Over many years of teaching and talking about wine certain subjects keep popping usually prefaced with the statement “You may think this is a stupid question but …”. Often the answer is simple but still requires more complex explanation.
In the next few instalments I will be posing some of the more common questions asked with detailed responses. I hope you will find them helpful and stimulating. Feel free to forward any other ‘burning’ wine-related questions to me.
“Why do we cellar wines and how long can they be cellared for?”
When I began my wine journey winemaking techniques were quite different to what they are today. It was generally expected that wines, reds in particular, would be kept in the cellar for several years before consumption. Now that 80% of wines are consumed within 48 hours of purchase winemaking has to reflect this demand – wines have become softer and more fruit-driven which makes for good drinking now, but not for cellaring.
Nevertheless most wines will still last for 2 or 3 years unopened, particularly under screwcap. When looking for wines to keep, and hopefully evolve in the cellar, structure and balance become far more important.
When explaining what I mean by structure I like to refer to what I call the FAT triangle – the Fruit, Acid and Tannin components that form the points of the triangle. And it should be an equilateral triangle where the components are in balance. If the tannin component dominates the other components in a young wine, it will always be tannin dominant no matter how long you cellar the wine,
Tannin is a natural preservative (antioxidant) in wines. Tannins are felt rather than tasted (that drying sensation on your gums and inner cheeks) and change character as the wine ages. They are derived from grape skins and seeds and from oak casks (if used). Wines age by a gentle process of oxidation and tannins control this rate of oxidation. Tannin molecules also polymerise (agglomerate) over time so the wine’s texture becomes silkier.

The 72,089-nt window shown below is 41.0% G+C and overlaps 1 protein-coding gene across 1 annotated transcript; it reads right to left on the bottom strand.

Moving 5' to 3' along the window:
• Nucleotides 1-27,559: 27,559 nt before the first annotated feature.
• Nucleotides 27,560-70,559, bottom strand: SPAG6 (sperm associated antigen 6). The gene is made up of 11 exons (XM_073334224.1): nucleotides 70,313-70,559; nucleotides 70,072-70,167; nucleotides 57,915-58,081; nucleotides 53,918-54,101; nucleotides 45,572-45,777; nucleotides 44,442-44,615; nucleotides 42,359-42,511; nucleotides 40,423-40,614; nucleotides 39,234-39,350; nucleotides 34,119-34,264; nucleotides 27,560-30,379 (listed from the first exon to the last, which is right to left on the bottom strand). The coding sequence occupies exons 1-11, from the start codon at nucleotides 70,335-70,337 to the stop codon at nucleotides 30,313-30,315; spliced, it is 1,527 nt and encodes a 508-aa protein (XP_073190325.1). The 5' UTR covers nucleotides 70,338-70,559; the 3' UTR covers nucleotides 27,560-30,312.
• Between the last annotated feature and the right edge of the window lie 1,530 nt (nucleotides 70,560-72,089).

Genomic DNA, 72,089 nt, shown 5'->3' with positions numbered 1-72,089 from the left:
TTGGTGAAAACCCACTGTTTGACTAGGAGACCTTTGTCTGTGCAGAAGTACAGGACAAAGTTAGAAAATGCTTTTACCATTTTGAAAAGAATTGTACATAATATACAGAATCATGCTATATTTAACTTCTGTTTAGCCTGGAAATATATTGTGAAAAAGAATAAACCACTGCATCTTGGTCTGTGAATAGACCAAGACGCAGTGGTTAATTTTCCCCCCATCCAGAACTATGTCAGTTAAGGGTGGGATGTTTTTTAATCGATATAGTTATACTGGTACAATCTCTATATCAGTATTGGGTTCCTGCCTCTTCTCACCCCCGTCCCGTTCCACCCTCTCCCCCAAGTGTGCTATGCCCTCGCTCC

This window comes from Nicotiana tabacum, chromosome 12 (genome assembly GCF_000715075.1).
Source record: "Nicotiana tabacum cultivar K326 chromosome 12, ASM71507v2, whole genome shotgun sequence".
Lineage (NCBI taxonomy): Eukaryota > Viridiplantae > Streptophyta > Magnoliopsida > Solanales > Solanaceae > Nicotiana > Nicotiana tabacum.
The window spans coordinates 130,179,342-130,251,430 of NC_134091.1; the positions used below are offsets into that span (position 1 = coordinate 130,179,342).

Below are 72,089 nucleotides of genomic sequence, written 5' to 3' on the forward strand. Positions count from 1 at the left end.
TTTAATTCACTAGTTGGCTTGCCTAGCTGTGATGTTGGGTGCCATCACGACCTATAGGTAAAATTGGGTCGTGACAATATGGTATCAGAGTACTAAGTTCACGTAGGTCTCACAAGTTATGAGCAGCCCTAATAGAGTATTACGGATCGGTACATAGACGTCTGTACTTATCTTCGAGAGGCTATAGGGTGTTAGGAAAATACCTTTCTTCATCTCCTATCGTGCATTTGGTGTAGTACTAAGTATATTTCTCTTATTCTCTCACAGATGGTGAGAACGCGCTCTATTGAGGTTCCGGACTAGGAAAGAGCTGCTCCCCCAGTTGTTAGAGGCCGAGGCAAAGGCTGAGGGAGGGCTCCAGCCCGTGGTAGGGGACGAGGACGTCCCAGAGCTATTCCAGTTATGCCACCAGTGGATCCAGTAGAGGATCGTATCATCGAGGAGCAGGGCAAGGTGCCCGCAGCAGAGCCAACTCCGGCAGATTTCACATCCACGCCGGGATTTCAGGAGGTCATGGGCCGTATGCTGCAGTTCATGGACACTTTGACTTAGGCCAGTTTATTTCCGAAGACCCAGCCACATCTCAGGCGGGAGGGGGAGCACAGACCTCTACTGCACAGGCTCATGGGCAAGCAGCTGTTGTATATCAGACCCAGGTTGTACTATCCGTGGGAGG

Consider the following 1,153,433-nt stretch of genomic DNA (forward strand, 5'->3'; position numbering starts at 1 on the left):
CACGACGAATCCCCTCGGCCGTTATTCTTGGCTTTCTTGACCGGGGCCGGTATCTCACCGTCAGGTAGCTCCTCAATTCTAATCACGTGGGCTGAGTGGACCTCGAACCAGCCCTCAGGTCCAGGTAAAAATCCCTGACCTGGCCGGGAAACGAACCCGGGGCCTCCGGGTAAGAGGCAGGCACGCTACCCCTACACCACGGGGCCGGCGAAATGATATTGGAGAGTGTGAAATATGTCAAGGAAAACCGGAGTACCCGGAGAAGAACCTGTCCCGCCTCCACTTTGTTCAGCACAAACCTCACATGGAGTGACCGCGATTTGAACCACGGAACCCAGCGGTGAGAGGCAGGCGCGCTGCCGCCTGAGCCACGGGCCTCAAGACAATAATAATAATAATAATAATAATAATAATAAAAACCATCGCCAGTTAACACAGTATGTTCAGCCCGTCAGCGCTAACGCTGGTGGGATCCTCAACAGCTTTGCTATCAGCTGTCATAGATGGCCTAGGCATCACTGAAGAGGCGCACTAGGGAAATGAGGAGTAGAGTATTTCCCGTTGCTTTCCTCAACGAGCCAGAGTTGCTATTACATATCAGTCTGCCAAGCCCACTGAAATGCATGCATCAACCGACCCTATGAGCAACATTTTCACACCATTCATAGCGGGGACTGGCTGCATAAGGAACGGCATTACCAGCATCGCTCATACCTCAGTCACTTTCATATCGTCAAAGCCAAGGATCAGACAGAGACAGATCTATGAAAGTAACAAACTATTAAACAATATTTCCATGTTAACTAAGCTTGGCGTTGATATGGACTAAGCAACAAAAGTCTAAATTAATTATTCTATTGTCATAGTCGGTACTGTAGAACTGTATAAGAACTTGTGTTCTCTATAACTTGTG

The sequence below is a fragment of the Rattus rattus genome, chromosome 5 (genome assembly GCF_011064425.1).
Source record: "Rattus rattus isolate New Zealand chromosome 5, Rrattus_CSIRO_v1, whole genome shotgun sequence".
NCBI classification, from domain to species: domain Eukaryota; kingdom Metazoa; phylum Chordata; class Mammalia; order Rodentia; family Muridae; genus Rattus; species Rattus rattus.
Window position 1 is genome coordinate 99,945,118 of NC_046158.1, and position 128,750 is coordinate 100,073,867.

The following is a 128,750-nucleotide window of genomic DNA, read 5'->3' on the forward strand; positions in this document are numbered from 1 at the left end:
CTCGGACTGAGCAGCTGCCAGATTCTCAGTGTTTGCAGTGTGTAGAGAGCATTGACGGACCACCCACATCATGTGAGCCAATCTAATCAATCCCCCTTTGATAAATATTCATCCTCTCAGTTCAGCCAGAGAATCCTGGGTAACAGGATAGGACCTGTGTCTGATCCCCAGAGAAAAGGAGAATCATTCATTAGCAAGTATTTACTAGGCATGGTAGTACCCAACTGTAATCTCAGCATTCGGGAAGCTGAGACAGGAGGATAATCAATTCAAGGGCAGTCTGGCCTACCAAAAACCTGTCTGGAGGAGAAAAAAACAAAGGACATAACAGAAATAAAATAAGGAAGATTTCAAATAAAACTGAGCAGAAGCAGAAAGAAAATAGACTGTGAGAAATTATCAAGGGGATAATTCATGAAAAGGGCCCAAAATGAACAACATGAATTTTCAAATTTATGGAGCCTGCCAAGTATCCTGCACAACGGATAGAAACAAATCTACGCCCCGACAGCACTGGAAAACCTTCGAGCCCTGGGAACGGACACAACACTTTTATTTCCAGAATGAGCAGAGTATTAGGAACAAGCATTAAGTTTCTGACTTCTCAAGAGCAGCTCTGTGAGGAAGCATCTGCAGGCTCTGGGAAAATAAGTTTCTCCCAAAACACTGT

Many modern winemakers seem to be scared of acid in wine, worried that consumers will think them too ‘sour’ however given the general acceptance of high acid wines like Riesling and Sauvignon Blanc suggests their market research is faulty. Acid not only provides backbone in the wine, but also aromatic lift and is a natural preservative. This is why high acid wines like Riesling and Hunter Semillon can evolve and survive for decades.
Even worse is the practice of adding tartaric acid to give the wine balance because the grapes were harvested when overripe, in the hope of accentuating fruit flavours. Whilst quite legal it does nothing for the wine’s mouthfeel – the acid seems harsh and often spritzy. Natural acidity is always more appealing – like the impact of rain on garden plants compared with watering.
The other main effect of ageing is the change in the wine’s taste where the primary fruit characters acquire an overlay of secondary flavours often described as ‘honey’ or ‘toast’ in whites and ‘earth’ or ‘leather’ in reds. How long this process takes will depend upon the grape variety, vintage and winemaking methods. With well-made wines allow 5 to 7 years for maturity.
Finally the closure will have an impact – most Australian wines now use screwcap which unlike cork doesn’t ‘breathe’. In general wine under screwcap will take twice as long to mature as wine under cork.